In the wake of the COVID-19 pandemic, I feel like the unwitting subject of a social experiment gone awry. Like, really awry.
Within just a few weeks, my home has become a multitude of unfathomable things: a bunker, a school, an international banking operations hub, an around-the-clock restaurant (unworthy of any favorable Yelp reviews), a fitness center for shut-ins, a dust bunny sanctuary, and a gaming hotspot. It’s a wonderland of confusion and chaos.
But at least we have each other, right kids? Hello?
Though we don’t live in a sprawling home, each family member has his or her own personal encampment where work gets done. I tend to self-isolate from everyone but the dog, in order to process what is going on and to fully ascertain which new survivalist curveball has been thrown my way. Are we hoarding toilet paper today, or is it just bread and milk?
One must follow the fickle tide of irrational panic-fueled shopping, so you don’t get left in the dust. Since I missed out on the TP and paper towel stockpile frenzy, I decided to do things my way and corner the market on mayonnaise. You heard it here first, people: I donned my sterile gloves and took them on a maiden voyage to Walter Stewart’s Market, where I felt inexplicably compelled to buy the biggest jar of Hellman’s that I have ever seen (or needed). Perhaps an unconventional power play, but should the barter system take a stranglehold on the economy, my massive drum of mayonnaise will surely come in handy.
Having some time to think, and mull over the mayo, I realize this crazy “social experiment” is getting wildly out of hand and my family’s arteries are going to pay for it. But, as fate would have it, the COVID crisis has sparked an at-home fitness craze and it’s seemingly every New Canaanite’s new obsession.
Thanks to social media, there is no shortage of workout options to help burn off the mayo and counteract the pandemic-induced binge-eating. Agoraphobes everywhere are even rejoicing that fitness gurus, Instagram influencers, and anyone who’s ever lifted a dumbbell have tailored workouts for the homebound and ill-equipped. Apparently, these e-workouts are more effective when you actually commit to performing the exercises, versus scrolling through, bookmarking the most promising ones and reserving them for never. Oops.
So, with nothing but time on my dumbbell-free hands for personal reflection and ogling Instagram, I have come to realize that social distancing can feel stifling and oppressive—especially when the weather is uncooperative, there are no events on the calendar and every day is on repeat.
It has also dawned on me that I may have unintentionally prepared my children for this shelter-in-place, end-of-the-world scenario that has rocked my world.
Last June, we Gelvinwalds toured Winston Churchill’s underground bunker and World War II command center in London, known as the Churchill War Rooms. We were mesmerized by the cramped offices, tiny bedchambers and unfortunate chemical toilets. Perhaps my kids are taking their current isolation in stride because they have this historical reference point. They can envision how uncomfortable things could get being stuck underground alongside wartime Winston with chainsmokers, sardines and buzzing typewriters, instead of chilling in our comfy home with circulating air, Playstation, WiFi (albeit spotty) and mayonnaise.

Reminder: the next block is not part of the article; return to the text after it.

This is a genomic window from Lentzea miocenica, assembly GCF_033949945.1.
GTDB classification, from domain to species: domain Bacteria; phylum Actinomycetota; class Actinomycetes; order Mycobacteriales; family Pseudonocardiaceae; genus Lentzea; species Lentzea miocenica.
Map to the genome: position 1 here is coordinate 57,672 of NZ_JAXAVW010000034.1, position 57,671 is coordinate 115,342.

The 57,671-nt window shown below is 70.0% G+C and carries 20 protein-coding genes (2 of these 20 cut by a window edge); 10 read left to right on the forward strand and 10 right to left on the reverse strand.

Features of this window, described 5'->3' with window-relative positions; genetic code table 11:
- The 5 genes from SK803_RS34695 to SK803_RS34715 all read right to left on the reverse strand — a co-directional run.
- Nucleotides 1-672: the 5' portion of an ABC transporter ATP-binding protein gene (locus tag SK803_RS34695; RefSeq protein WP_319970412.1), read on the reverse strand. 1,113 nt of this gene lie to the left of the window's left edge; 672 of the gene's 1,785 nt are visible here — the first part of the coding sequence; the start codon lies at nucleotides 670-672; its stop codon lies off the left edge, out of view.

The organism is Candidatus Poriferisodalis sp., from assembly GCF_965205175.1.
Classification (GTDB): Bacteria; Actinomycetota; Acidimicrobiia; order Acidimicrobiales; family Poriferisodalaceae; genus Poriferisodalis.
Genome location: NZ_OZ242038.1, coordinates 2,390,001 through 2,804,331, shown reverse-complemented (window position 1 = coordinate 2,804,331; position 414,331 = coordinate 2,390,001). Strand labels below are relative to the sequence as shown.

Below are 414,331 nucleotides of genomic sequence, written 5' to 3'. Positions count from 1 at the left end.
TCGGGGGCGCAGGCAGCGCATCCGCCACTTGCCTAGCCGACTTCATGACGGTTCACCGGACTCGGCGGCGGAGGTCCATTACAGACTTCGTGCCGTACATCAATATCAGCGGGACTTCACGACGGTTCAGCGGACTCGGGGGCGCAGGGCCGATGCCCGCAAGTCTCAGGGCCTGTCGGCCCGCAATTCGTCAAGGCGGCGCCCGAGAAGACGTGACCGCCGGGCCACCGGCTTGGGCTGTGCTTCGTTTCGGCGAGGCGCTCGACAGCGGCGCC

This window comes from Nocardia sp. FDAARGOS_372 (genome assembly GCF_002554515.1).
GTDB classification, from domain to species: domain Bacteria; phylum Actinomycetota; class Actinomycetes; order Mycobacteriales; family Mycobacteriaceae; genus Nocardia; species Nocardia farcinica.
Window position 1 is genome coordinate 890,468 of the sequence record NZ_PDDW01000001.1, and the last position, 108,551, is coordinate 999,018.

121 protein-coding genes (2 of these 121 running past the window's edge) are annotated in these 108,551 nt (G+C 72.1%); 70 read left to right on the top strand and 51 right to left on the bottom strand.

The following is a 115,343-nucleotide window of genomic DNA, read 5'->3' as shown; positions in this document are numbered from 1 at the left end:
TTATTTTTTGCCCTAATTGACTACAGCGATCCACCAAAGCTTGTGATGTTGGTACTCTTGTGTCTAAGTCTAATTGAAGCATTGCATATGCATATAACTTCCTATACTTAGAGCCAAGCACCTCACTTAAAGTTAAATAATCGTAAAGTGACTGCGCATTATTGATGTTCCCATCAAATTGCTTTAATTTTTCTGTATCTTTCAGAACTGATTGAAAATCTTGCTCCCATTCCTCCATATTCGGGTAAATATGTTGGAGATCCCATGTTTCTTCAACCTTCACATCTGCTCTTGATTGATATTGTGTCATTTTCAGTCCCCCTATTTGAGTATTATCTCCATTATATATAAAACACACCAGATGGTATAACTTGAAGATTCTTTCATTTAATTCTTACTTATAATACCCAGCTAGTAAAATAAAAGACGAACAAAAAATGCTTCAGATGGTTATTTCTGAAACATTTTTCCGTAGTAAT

See, it’s not that bad.
One true upside of sheltering “in residence” is our newfound appreciation for family dinner time. Yes, my meal planning is modeled after the TV show “Chopped,” where frazzled contestants (me) are provided a random assortment of items and charged with creating something appetizing. Yet, regardless of what I serve up, it has been refreshing to enjoy dinner as a family without having to run off to practices or rehearsals.
During our nightly family dinner, we have grown oddly accustomed to the 7 p.m. incoming call from Emergency Management Director Mike Handler, New Canaan’s stern voice of reason. As we gather around the phone to hear Mike’s timely coronavirus updates, I harken back and imagine families in wartime London hovering around their radios listening to Churchill’s patriotic addresses from his war rooms. One stark and jarring difference between the two scenarios is that once Mike’s call is announced on the caller ID, I pray that the rate of infection has decreased, and to keep things upbeat in front of my kids, I do my best MC Hammer impression and shout “Stop! Handler Time,” while shuffling across the floor. It’s a crowd-turned-small-gathering pleaser that helps soften the blow of our new reality.
Clearly, being a socially distant shut-in is taking a psychological toll, but if we all follow protocol, the sooner I can re-enter society and remove myself from this awful social experiment…preferably before I get through my end-of-the-world jar of Hellman’s, headline an MC Hammer review, or begin to look like Winston Churchill.